World Hepatitis Day 'One in every 12 people suffers from Hepatitis
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19 May 2010
By Anupam Bhagria
Punjab has a large number of people suffering from liver disease and cirrhosis, say experts
About 170 million people worldwide are infected with chronic Hepatitis C. Of these, about 20 to 30 per cent develop significant liver disease in the form of liver cancer or cirrhosis and this infection is quite common in Punjab. This was stated by Dr Dinesh Singla, gastroenterologist, at Ludhiana Medicity Hospital on the eve of World Hepatitis Day.
Talking to Newsline, Dr Singla said, “There are many causes of hepatitis including autoimmune, drug abuse, alcohol etc. About 400 million people are infected with chronic Hepatitis B worldwide. Of this, about 5 to 25 per cent develop significant liver disease in the form of cirrhosis and liver cancer. These patients should get regular check up and treatment and their relatives should be screened and be vaccinated if found negative to prevent the transmission of infection.”
This year's theme of the World Hepatitis Day is `Am I Number 12?' because one in 12 people worldwide are liv ing with either chronic Hepatitis B or chronic Hepatitis C. While this is far higher than the prevalence of HIV or any cancer, awareness is inexplicably low and a majority of those infected are unaware. Dr Harmeet Singh Saluja, consultant gastroenterologist of SPS Apollo Hospitals, said, “Hepatitis simply means inflammation of the liver and can be caused by a wide range of things. One of the most common causes of chronic (longterm) hepatitis is viral infection.
Hepatitis B and C are two such viruses and together kill approximately 1 million people a year. Around 500 million people around the world are currently infected with chronic Hepatitis B or C and one in three people have been exposed to one or both viruses. Unlike Hepatitis C, Hepatitis B can be prevented through effective vaccination. If you think you may be at risk, it is important that you get tested.”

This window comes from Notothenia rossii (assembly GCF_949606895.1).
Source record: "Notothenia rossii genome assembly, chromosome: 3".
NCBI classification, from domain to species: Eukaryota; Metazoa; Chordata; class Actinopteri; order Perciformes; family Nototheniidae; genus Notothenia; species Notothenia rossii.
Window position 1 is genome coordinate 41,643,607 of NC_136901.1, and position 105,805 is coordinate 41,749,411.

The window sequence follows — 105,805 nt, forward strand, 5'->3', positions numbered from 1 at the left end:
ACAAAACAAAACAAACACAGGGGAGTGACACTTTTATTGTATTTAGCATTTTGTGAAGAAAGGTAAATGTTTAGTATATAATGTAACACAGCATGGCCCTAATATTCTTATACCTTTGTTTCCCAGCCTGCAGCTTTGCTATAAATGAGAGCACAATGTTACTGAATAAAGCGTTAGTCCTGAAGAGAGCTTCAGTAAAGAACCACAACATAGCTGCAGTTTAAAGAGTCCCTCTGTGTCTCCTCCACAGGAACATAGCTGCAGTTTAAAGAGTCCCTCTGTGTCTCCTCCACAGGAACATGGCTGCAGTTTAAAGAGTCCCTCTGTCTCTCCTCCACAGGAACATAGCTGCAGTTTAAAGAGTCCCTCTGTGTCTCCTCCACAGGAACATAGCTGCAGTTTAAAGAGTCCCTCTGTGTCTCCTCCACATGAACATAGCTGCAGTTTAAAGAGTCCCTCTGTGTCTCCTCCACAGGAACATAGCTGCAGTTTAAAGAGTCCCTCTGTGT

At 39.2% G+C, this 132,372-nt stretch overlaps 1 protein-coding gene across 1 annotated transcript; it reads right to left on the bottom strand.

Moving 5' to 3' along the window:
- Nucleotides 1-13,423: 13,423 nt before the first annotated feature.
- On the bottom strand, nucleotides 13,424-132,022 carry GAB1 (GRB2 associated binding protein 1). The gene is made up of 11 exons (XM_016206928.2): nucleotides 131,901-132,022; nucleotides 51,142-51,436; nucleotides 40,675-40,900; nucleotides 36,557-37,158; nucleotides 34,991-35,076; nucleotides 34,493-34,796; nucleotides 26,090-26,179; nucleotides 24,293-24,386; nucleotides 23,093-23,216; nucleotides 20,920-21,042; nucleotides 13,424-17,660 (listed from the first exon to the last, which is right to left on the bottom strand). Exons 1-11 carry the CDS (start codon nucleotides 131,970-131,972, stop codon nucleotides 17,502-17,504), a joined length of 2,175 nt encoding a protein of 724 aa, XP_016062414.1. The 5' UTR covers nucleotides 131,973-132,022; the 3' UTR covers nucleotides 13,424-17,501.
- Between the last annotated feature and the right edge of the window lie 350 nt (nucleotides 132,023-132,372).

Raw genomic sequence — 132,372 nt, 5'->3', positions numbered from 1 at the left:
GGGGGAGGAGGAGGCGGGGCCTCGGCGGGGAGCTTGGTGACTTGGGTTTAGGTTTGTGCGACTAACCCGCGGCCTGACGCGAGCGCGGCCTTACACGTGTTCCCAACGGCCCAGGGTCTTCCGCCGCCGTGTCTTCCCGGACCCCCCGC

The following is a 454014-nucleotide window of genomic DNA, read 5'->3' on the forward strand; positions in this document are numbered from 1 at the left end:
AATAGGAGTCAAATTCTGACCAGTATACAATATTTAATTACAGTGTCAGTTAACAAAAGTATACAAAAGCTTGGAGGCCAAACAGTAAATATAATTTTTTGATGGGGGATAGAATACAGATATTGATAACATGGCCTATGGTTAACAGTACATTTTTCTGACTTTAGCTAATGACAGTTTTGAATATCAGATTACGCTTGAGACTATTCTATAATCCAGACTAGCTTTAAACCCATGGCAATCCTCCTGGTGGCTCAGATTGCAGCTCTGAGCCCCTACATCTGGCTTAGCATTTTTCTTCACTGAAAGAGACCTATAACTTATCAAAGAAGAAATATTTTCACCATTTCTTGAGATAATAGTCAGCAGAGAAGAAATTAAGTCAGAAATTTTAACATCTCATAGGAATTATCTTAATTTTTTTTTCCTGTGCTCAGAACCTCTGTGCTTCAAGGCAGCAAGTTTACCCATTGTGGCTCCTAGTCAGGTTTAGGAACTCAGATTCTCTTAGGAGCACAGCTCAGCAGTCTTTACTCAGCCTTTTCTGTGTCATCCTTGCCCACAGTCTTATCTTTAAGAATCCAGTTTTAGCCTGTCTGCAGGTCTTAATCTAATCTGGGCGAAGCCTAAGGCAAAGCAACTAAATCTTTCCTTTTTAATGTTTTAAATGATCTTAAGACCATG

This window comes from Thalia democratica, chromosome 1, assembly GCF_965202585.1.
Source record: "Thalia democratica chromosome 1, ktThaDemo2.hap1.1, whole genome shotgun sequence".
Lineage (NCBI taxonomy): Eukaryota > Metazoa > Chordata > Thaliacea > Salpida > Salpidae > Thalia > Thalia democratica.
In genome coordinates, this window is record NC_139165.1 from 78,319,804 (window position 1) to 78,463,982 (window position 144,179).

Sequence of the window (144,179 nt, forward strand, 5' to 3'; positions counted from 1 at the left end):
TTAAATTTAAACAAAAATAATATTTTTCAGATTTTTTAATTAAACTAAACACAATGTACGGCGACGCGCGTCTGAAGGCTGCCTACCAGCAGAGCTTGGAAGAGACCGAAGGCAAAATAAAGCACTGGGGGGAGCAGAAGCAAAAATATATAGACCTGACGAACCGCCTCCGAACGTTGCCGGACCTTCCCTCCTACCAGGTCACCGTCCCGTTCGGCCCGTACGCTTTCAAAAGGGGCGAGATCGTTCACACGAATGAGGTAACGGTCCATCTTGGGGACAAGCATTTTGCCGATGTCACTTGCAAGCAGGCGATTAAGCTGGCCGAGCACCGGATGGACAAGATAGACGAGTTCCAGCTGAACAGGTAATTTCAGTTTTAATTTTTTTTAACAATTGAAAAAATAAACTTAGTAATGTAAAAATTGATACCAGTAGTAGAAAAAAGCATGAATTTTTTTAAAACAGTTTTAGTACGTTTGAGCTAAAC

About the prevalence of this disease in Punjab, Dr Varun Mehta, assistant professor of gastroenterology, Department of gastroenterology at DMCH, said, “Hepatitis B and C virus is spread through blood. While the virus of Hepatitis A and E spreads through contaminated food and drinking water.” He said, “In Punjab, Malerkotla, Gurdaspur and Amritsar, have the maximum number of patients suffering from Hepatitis C.”
Dr Jagdeep Singh, consultant gastroenterologist at Apollo Hospital, said Hepatitis B virus is spread through direct contact with infected blood as well as most major body fluids, including blood, semen, sweat, tears and breast milk. The Hepatitis C virus is spread through direct contact with infected blood.
Rarely it may be passed on through other body fluids.
“Many people do not have any symptoms if they contract Hepatitis B or C, although they can still transmit the viruses to others. ”